• ACA Group – I am part of this alliance of consultants with significant supply chain and operations expertise. We collaborate on client projects to provide a team with deep bench strength and diversity to cover a vast array of services to meet our client’s full scope of needs.
  • 180 Systems Alliance – I am a part of this alliance of ERP consultants who are known to “consultants without bias” to partner with clients to help them select the optimal system for their needs.

Hopefully I’ve convinced you to think more about collaboration.  The great news is that there is a GREAT opportunity coming up to collaborate on emerging supply chain trends at APICS-IE’s executive panel and networking symposium.  We welcome you to join us on April 30th at Eagle Glen golf club in Corona.

Did you like this article? Continue reading on how to Profit Through People:

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LACI and the Power of Partnerships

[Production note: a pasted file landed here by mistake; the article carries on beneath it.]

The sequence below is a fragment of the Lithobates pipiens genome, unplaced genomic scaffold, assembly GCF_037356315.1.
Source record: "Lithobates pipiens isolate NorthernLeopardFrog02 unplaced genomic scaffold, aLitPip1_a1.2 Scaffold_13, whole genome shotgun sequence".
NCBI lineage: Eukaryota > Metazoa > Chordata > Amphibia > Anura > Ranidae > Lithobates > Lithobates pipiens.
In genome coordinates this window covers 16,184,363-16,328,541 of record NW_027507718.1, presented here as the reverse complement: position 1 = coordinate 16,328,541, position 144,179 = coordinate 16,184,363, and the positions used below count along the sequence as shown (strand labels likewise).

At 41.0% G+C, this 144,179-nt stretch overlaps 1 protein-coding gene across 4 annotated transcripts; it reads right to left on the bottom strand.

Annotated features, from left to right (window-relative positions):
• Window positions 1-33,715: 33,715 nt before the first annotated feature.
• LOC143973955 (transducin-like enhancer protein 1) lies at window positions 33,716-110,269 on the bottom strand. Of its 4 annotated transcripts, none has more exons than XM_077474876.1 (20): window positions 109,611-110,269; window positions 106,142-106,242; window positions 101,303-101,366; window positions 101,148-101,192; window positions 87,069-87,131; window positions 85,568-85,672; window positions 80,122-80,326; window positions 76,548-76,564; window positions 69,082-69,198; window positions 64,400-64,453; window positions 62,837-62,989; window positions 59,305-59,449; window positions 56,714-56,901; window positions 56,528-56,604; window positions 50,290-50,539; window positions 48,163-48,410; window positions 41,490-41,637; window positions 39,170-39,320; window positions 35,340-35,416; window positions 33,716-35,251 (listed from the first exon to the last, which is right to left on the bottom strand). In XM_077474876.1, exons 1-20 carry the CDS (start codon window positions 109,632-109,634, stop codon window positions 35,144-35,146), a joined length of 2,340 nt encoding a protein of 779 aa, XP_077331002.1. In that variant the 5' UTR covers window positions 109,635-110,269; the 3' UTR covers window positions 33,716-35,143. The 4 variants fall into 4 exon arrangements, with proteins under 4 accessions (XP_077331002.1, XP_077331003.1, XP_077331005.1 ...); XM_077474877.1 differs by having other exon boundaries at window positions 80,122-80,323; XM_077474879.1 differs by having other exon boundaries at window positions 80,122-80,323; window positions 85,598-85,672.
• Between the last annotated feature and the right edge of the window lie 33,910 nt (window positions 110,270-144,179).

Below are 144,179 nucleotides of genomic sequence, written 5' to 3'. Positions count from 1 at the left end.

March 30th, 2016

supply chain

Last week, I toured LACI, L.A.’s cleantech incubator. It was quite impressive and looks like it has been set up for success. It was launched by the city of Los Angeles and has become a vast partnership of government and private resources. It is uniquely positioned for success in the arts district of L.A., backed by large institutions, universities, businesses and more. It shares space and resources with Los Angeles Water and Power and contains an incubator, a makerspace and a workforce and training center.

With these powerful partnerships, it is hard to imagine LACI as anything but successful.  After only a few years, it has been named #3 in the world. How can we replicate this type of success? Are you thinking about the power of strategic partnerships?

One tip to implement this week:

I am not suggesting we all go out and find a way to start an incubator; however, I am suggesting we can think about strategic partnerships.  Where do we want to go in the future? With our companies? Departments? Careers? And supply chains?

Think about these questions. Then, consider who you would like to build a relationship with to support these objectives? Think about a win-win strategy. Entering into partnerships shouldn’t be considered lightly. Who can you work with 10, 20 and 30 years down-the-road?